A housing 90 according to an another alternative embodiment of the present invention is illustrated in FIG. 7. Instead of forming two continuous shelves as previously described, the housing 90 is formed with multiple shelves such as mesas 92, 94, 96, and 98. Connection pads 100, 102, 104, and 106 are provided and are suitably coupled to corresponding terminals (not shown). The sensing element 40 is supported by the mesas 92, 94, 96, and 98. These mesas 92, 94, 96, and 98 further increase the sensitivity of the force sensor of the present invention.
A housing 110 according to yet another alternative embodiment of the present invention is illustrated in FIG. 8. The housing 110 is formed with individual mesas such as a mesa 112. The mesa 112 is provided with an adhesive reservoir 114 to hold the dollop 60 of conductive adhesive for coupling a connection pad located beneath the mesa 112 to a corresponding connection pad on the sensing element 40. The other mesas may be provided with correspondingly similar adhesive reservoirs. Moreover, like adhesive reservoirs may be provided in the continuous shelves of the housing embodiment shown in
Certain modifications of the present invention have been discussed above. Other modifications will occur to those practicing in the art of the present invention. For example, in cases where the sensor package 10 requires electrical isolation and environmental protection, an optional membrane 62 shown in
Moreover, the force sensor of the present invention can be used to sense any type of force such as stress.
Furthermore, instead of using the dollop 60 of conductive adhesive in order to couple a connection pad of a terminal to a corresponding connection pad on the sensing element, conductive tape could instead be used.
Additionally, as described above, the thickness of a sensing element and the depth of a shelf or mesa of a housing are controlled so that, when the sensing element is mounted to the housing, the upper surface of the sensing element and the upper surface of the housing are substantially coplanar. This construction permits the thickness of the sensing element to be controlled with respect to the depth of the shelf or mesa of the housing so that, when the sensing element is mounted to the housing, the upper surface of the sensing element protrudes somewhat above the upper surface of the housing, or so that the upper surface of the sensing element is somewhat depressed with respect to the upper surface of the housing.
Accordingly, the description of the present invention is to be construed as illustrative only and is for the purpose of teaching those skilled in the art the best mode of carrying out the invention. The details may be varied substantially without departing from the spirit of the invention, and the exclusive use of all modifications which are within the scope of the appended claims is reserved.
|Cited Patent||Filing date||Publication date||Applicant||Title|
|US3095551||Jul 17, 1961||Jun 25, 1963||Goodman Mfg Co||Load cell|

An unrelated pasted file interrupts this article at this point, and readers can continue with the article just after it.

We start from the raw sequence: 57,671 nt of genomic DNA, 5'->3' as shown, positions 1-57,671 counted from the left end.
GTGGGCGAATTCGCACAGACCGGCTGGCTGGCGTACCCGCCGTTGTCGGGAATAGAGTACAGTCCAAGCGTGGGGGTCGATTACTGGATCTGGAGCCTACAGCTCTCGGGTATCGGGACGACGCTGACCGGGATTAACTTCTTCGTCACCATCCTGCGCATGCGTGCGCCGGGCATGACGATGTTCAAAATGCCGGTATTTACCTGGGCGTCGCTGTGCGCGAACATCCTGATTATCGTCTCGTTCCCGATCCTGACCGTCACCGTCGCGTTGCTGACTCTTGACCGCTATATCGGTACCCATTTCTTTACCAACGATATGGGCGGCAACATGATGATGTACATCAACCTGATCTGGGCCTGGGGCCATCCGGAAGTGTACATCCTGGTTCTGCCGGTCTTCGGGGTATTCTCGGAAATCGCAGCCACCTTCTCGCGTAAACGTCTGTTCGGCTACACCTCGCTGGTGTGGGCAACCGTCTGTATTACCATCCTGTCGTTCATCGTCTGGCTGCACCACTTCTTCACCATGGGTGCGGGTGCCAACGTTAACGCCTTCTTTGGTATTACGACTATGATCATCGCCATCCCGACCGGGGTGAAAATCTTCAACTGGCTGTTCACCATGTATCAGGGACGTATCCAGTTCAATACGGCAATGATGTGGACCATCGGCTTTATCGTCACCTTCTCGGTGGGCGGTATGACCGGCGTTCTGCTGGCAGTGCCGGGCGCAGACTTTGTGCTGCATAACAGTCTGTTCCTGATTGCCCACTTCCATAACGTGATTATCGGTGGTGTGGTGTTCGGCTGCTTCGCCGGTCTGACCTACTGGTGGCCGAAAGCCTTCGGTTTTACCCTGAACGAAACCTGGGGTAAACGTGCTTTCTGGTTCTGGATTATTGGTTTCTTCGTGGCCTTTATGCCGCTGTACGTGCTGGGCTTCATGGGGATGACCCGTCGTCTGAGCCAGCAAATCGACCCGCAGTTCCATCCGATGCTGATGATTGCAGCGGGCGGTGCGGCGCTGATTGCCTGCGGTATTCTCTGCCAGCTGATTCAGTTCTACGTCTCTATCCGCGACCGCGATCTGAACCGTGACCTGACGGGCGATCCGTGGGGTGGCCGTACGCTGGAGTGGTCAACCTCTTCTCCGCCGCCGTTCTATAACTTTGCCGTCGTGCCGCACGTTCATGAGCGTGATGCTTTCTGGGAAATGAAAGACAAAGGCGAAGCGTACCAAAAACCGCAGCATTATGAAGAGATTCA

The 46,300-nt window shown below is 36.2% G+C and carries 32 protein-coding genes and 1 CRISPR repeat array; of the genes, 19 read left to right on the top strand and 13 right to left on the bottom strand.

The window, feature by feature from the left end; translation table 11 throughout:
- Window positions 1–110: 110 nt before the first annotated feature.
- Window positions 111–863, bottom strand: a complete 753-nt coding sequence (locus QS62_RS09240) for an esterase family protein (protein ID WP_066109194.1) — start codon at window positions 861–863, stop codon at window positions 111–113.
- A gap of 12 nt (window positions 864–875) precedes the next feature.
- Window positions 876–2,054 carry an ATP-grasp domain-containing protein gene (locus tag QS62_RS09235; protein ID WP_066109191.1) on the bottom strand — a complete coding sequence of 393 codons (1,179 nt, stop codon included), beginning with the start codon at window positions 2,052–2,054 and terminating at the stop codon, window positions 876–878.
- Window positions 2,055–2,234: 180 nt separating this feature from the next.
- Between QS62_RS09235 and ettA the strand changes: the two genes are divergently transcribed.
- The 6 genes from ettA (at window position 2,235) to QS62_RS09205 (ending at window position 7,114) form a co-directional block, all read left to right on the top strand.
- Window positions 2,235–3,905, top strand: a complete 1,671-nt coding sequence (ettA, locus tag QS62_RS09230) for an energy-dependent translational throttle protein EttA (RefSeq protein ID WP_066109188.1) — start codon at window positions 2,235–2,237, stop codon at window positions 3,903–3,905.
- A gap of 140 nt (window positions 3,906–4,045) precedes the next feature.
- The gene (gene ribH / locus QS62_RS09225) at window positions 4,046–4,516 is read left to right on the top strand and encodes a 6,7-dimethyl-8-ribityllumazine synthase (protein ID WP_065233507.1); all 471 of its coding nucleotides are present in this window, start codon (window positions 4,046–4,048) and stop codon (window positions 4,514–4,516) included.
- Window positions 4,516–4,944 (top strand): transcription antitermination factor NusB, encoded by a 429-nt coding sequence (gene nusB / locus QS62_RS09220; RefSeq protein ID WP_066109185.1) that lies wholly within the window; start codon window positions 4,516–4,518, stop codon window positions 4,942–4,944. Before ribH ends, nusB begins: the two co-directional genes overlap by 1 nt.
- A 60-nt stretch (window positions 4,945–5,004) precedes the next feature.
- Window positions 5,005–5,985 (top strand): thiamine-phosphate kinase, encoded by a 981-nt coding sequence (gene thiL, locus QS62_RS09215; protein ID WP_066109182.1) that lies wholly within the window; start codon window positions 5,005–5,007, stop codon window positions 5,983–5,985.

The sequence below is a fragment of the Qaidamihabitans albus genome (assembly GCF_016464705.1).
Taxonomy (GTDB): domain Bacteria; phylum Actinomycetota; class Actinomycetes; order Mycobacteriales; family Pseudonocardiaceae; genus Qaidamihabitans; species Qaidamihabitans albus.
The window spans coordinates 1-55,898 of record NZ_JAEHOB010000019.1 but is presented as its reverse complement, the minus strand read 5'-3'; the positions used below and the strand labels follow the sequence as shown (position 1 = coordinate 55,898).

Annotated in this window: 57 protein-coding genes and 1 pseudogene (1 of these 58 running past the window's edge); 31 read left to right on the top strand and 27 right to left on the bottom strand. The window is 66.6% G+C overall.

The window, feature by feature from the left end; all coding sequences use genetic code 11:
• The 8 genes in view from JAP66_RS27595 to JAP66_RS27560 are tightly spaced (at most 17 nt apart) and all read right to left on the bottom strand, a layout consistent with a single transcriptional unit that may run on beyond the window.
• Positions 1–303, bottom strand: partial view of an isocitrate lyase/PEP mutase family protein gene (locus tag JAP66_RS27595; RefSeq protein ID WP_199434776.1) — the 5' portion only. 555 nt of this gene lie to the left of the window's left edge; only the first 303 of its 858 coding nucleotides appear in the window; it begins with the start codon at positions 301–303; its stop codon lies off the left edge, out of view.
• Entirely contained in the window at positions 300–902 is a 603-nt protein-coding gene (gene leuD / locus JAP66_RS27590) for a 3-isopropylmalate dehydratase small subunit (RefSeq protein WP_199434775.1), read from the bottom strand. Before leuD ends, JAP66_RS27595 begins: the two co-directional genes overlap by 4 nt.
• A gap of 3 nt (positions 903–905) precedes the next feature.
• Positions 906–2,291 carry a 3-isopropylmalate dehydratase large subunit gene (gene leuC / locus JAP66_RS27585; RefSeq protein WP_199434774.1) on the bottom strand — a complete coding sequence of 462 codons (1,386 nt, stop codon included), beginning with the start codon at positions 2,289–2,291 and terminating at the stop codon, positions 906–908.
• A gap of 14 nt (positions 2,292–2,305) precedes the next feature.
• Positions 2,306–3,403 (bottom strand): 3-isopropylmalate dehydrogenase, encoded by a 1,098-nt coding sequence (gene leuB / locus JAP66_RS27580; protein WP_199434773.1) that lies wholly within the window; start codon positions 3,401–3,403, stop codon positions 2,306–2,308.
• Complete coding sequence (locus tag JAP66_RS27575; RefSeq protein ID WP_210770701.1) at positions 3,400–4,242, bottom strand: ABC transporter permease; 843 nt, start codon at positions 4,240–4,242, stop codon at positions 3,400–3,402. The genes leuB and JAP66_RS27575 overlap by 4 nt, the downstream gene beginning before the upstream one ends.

|US3863192 *||Jan 24, 1973||Jan 28, 1975||Grey Irving R||Waterproof mechanically protected sensor package and method of installation|
|US3880145||Oct 2, 1972||Apr 29, 1975||Stein Paul D||Method and apparatus for continuously monitoring blood pressure|
|US4209776 *||Jul 24, 1978||Jun 24, 1980||Electronic Surveillance Fence Security, Inc.||Vibratory and ultrasonic fence intruder detection system|
|US4355692||Nov 24, 1980||Oct 26, 1982||General Electric Company||Thick film resistor force transducers and weighing scales|
|US4411160 *||Jul 27, 1981||Oct 25, 1983||Iowa State University Research Foundation, Inc.||Vane modulus soil tester|
|US5130500 *||Apr 12, 1990||Jul 14, 1992||Kabushikikaisha Wacom||Digitizer having flat tablet with magnetic shield plate|
|US5184107 *||Jan 24, 1992||Feb 2, 1993||Honeywell, Inc.||Piezoresistive pressure transducer with a conductive elastomeric seal|
|US5257547 *||Nov 26, 1991||Nov 2, 1993||Honeywell Inc.||Amplified pressure transducer|
|US5353003||Oct 16, 1992||Oct 4, 1994||Honeywell Inc.||Force sensor|
|US5965821 *||Jul 3, 1997||Oct 12, 1999||Mks Instruments, Inc.||Pressure sensor|
|US5996419 *||Apr 30, 1998||Dec 7, 1999||Ssi Technologies, Inc.||Pressure sensor package|
|US6040625 *||Sep 25, 1997||Mar 21, 2000||I/O Sensors, Inc.||Sensor package arrangement|
|DE4340565A1||Nov 29, 1993||Jun 1, 1995||Frank Ringeisen||Overload protection sensor|
|DE19725717A1||Jun 18, 1997||Feb 18, 1999||Hydrometer Gmbh||Ultrasonic transducer for a liquid flowmeter|
|EP0207579A2||Feb 19, 1986||Jan 7, 1987||Lord Corporation||Tactile pressure sensor|
|EP0561397A2||Mar 18, 1993||Sep 22, 1993||Matsushita Electric Industrial Co., Ltd.||A pressure sensor|
|EP0779503A2||Nov 14, 1996||Jun 18, 1997||Murata Manufacturing Co., Ltd.||Infrared sensor|
|1||International Search Report in International (PCT) Application No. PCT/US00/30827, dated Mar. 5, 2001.|
|2||*||Meriam Webster's Collegiate Dictionary (1997) Meriam-Webster Inc. USA. p. 1174.*|
|Citing Patent||Filing date||Publication date||Applicant||Title|
|US7726197 *||Apr 26, 2006||Jun 1, 2010||Honeywell International Inc.||Force sensor package and method of forming same|
|US8316725||Nov 27, 2012||Honeywell International Inc.||Force sensor|
|US8327715||Jul 2, 2009||Dec 11, 2012||Honeywell International Inc.||Force sensor apparatus|
|US8806964||Mar 23, 2012||Aug 19, 2014||Honeywell International Inc.||Force sensor|
|US9003897||May 10, 2012||Apr 14, 2015||Honeywell International Inc.||Temperature compensated force sensor|
|US9003899||Mar 23, 2012||Apr 14, 2015||Honeywell International Inc.||Force sensor|
|US20110000318 *||Jul 2, 2009||Jan 6, 2011||Honeywell International Inc.||Force sensor apparatus|
|U.S. Classification||73/862.381, 73/862|
|International Classification||G01L1/20, G01L1/18, G01L1/22|
|Cooperative Classification||G01L1/2231, G01L1/20, G01L1/18|
|European Classification||G01L1/22B8, G01L1/20, G01L1/18|
|Feb 7, 2000||AS||Assignment|
Owner name: HONEYWELL INC., MINNESOTA
Free format text: ASSIGNMENT OF ASSIGNORS INTEREST;ASSIGNORS:KARBASSI, SAID;MAURER, D. JOSEPH;REEL/FRAME:010649/0659
Effective date: 20000203
|Sep 18, 2008||FPAY||Fee payment|
Year of fee payment: 4
|Sep 27, 2012||FPAY||Fee payment|
Year of fee payment: 8